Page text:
13. 13. Juvenile courtsHave several and often-competing goals:• helping children in need• treating or punishing juveniles who commit crimes• protecting society from juvenile crimeEP 2.1.3b Copyright © 2012 Cengage Learning, Brooks/Cole Publishing
  14. 14. Juvenile court process• Intake• Adjudication• DispositionEP 2.1.3b Copyright © 2012 Cengage Learning, Brooks/Cole Publishing
  15. 15. Juvenile correctionsCan be divided into community corrections, such asprobation, and institutional correctionsEP 2.1.3b Copyright © 2012 Cengage Learning, Brooks/Cole Publishing
  16. 16. Juvenile correctional institutions • Foster homes • Shelters • Group homes • Halfway houses • Ranches and camps • Detention centers • Training schoolsEP 2.1.3b Copyright © 2012 Cengage Learning, Brooks/Cole Publishing
  17. 17. Dual system of justice• Every jurisdiction in the United States operates separate systems for responding to juvenile and adult criminal behavior• However, recent “get tough” policies have resulted in upwards of 250,000 youth under the age of 18 being sent to the criminal justice system to be adjudicated as adultsEP 2.1.3b Copyright © 2012 Cengage Learning, Brooks/Cole Publishing
  18. 18. Differential treatment of minority youth in the justice systemMany have addressed the issue of the differentialtreatment of minority youth in the juvenile justicesystemEP 2.1.3b Copyright © 2012 Cengage Learning, Brooks/Cole Publishing
  19. 19. “Cumulative disadvantage”Overrepresentation of minority youth in the juvenilejustice system tends to accumulate as youth areprocessed through the systemEP 2.1.3b Copyright © 2012 Cengage Learning, Brooks/Cole Publishing
  20. 20. Alternatives to get tough policiespolicies and programs that help juvenile offendersacquire empathy for those whom they have affectedby their actions and make changes in their lives sothey are less likely to re-offend.EP 2.1.9b Copyright © 2012 Cengage Learning, Brooks/Cole Publishing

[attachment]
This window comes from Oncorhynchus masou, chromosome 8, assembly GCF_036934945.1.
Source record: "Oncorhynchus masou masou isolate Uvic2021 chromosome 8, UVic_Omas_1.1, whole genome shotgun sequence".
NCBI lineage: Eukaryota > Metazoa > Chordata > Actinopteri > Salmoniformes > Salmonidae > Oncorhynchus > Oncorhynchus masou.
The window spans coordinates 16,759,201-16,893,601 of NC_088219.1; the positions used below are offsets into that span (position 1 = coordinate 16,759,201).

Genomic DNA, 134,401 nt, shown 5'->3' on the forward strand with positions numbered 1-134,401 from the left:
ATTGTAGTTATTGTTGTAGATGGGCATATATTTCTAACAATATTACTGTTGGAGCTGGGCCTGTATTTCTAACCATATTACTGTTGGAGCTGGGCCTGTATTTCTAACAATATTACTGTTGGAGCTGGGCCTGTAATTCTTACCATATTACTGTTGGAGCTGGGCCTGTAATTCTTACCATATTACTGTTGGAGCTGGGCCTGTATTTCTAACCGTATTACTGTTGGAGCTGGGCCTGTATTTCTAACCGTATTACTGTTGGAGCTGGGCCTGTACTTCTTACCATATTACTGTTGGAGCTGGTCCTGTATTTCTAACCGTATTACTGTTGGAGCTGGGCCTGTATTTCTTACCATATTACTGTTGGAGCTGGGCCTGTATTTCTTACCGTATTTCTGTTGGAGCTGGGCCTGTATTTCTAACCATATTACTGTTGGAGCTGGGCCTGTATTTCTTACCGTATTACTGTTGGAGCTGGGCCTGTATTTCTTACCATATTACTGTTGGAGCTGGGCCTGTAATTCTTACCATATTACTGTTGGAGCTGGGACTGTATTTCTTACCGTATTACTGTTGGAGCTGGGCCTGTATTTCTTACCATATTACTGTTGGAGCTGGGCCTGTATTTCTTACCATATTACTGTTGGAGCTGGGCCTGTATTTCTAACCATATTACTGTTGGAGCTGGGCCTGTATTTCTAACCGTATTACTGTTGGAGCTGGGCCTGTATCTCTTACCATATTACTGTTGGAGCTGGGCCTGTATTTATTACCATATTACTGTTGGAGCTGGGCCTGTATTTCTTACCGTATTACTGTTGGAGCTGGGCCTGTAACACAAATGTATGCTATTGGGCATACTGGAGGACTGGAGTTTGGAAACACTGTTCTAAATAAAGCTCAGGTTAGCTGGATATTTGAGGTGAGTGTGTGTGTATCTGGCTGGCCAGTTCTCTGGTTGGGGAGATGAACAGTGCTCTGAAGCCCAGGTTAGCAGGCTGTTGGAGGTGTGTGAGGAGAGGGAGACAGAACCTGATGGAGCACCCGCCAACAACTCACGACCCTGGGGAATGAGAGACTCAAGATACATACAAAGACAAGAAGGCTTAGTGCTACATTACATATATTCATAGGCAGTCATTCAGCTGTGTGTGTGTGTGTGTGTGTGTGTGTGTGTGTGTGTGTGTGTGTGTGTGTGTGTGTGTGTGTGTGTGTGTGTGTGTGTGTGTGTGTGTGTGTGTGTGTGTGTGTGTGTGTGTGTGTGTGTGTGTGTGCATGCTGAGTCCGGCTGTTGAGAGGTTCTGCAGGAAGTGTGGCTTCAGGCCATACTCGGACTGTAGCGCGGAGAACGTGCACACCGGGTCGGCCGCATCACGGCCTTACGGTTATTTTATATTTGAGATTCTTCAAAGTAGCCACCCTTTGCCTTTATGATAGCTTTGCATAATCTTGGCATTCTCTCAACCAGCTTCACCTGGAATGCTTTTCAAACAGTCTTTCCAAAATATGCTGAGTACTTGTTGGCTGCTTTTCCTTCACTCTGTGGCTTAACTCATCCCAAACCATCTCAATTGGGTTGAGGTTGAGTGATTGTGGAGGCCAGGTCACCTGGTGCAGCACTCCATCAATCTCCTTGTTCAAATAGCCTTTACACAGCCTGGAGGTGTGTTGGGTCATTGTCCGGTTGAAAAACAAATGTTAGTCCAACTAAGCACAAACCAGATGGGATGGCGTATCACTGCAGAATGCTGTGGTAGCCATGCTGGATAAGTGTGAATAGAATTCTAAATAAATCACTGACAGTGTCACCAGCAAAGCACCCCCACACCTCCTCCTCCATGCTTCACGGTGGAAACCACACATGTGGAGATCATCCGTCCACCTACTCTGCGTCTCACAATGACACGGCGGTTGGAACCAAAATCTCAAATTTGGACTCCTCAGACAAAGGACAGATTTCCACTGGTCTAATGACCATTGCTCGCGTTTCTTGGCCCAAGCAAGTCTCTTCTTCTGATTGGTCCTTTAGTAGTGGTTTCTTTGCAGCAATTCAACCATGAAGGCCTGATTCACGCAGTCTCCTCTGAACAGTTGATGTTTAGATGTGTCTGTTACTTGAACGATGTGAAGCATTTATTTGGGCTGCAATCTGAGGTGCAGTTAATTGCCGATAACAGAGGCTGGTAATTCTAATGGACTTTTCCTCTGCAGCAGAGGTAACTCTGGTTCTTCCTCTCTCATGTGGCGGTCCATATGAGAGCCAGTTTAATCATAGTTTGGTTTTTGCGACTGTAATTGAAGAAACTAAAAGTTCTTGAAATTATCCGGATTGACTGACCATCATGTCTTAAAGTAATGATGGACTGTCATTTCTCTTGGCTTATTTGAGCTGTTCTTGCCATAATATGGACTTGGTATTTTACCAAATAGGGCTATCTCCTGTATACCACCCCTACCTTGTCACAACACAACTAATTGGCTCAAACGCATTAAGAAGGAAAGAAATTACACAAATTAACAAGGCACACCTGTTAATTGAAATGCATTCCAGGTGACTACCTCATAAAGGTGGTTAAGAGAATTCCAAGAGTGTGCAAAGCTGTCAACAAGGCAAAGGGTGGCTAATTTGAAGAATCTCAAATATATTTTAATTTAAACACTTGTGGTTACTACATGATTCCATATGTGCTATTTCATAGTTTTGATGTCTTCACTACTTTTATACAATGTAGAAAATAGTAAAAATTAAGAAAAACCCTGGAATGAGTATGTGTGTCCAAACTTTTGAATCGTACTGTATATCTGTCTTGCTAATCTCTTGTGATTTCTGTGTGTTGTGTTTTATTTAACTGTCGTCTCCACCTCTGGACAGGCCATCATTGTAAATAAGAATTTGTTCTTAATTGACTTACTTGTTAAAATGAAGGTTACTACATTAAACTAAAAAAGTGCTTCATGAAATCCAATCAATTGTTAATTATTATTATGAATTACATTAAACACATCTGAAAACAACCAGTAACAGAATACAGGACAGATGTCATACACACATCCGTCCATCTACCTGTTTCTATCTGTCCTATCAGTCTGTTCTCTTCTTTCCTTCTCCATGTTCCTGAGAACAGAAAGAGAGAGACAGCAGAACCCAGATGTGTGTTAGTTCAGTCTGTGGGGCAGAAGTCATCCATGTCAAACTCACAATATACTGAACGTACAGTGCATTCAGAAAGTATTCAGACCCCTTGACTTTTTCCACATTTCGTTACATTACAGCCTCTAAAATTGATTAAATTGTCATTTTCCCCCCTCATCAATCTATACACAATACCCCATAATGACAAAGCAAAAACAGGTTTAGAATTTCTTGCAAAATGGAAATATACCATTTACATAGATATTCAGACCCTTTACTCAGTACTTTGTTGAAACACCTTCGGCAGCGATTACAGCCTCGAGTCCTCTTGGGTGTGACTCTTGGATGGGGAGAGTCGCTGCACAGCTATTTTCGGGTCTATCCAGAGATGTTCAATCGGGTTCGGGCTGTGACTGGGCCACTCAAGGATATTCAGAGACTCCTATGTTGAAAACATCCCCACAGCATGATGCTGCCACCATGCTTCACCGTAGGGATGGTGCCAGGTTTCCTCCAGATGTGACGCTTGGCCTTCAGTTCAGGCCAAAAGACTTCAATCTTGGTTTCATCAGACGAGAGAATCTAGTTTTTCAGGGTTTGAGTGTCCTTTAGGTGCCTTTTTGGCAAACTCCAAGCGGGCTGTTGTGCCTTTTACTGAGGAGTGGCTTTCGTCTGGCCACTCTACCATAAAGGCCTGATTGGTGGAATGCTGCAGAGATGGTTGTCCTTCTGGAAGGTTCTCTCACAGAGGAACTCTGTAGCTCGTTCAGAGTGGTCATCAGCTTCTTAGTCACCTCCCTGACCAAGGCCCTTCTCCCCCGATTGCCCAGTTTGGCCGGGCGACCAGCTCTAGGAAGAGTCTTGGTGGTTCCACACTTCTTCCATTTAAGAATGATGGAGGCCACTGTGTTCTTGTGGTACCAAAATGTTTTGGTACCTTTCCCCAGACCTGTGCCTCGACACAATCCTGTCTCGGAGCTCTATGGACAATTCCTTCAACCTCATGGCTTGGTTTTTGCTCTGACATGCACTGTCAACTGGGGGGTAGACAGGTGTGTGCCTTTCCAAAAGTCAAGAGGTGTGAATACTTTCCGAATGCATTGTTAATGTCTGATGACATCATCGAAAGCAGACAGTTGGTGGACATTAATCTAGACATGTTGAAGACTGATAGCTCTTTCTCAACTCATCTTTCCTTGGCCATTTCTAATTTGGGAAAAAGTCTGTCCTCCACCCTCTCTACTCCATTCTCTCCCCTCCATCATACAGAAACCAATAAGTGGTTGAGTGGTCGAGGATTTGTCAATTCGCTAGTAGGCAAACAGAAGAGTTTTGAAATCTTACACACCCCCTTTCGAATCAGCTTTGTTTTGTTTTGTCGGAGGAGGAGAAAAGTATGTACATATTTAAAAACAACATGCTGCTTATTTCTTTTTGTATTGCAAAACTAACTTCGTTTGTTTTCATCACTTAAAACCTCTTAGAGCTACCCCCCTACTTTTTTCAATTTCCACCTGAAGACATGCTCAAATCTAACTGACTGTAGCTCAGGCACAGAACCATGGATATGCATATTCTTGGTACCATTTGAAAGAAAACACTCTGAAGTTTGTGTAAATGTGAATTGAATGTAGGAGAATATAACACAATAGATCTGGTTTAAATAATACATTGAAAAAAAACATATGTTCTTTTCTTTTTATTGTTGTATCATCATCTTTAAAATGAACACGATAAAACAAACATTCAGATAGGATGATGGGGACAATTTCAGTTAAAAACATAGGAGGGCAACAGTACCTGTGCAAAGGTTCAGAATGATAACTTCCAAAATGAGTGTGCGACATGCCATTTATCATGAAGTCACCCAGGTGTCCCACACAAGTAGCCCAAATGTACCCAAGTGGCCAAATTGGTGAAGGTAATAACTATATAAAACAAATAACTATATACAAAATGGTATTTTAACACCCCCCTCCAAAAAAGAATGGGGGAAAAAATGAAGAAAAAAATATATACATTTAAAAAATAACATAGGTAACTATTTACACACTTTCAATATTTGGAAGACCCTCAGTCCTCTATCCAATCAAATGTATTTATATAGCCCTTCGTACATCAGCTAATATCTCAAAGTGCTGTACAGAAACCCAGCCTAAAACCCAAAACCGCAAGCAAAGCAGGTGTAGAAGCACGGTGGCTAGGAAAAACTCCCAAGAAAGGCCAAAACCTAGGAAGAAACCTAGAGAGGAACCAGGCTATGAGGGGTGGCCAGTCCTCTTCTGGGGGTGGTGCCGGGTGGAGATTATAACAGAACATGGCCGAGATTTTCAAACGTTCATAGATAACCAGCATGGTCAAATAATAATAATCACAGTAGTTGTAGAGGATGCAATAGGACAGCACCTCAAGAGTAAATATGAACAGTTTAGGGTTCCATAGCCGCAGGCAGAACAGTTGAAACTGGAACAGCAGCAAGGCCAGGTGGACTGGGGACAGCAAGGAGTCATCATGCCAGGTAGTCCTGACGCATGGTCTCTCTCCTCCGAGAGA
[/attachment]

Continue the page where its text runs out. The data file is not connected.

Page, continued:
21. 21. Alternatives to get tough policies (cont’d)• Prevention in early childhood• School-based prevention• Effective child welfare• Intervening with behaviorally troubled childrenEP 2.1.9b Copyright © 2012 Cengage Learning, Brooks/Cole Publishing
  22. 22. Rehabilitation programs• Reduce further criminal activity• Improve prison management• Help accomplish the mission of humane punishment• Give prisoners something to doEP 2.1.7a Copyright © 2012 Cengage Learning, Brooks/Cole Publishing
  23. 23. Types of rehabilitation programs• Vocational training• Work release• Financial assistance• Prison industries• TreatmentEP 2.1.7a Copyright © 2012 Cengage Learning, Brooks/Cole Publishing
  24. 24. Crime Prevention• In communities• In schools• In families• In labor markets• By criminal justice agencies after arrest• In places• By policeEP 2.1.9b Copyright © 2012 Cengage Learning, Brooks/Cole Publishing
  25. 25. Views of Criminal Behavior• Psychological• Social• Economic• Interaction of personal characteristics and the environmentEP 2.1.3a, 2.1.7a Copyright © 2012 Cengage Learning, Brooks/Cole Publishing
  26. 26. Social work and the criminal justice systemSocial workers most frequently work in juvenilecourts, rehabilitation centers, prisons, and paroleprogramsEP 2.1.1a, 2.1.9b .Copyright © 2012 Cengage Learning, Brooks/Cole Publishing
  27. 27. Social work and law enforcement• Crisis intervention• Victim assistance• Child abuse or sex crimes• Youth crime prevention• School dropout prevention• Drug and alcohol educationEP 2.1.1a, 2.1.8a, 2.1.9b Copyright © 2012 Cengage Learning, Brooks/Cole Publishing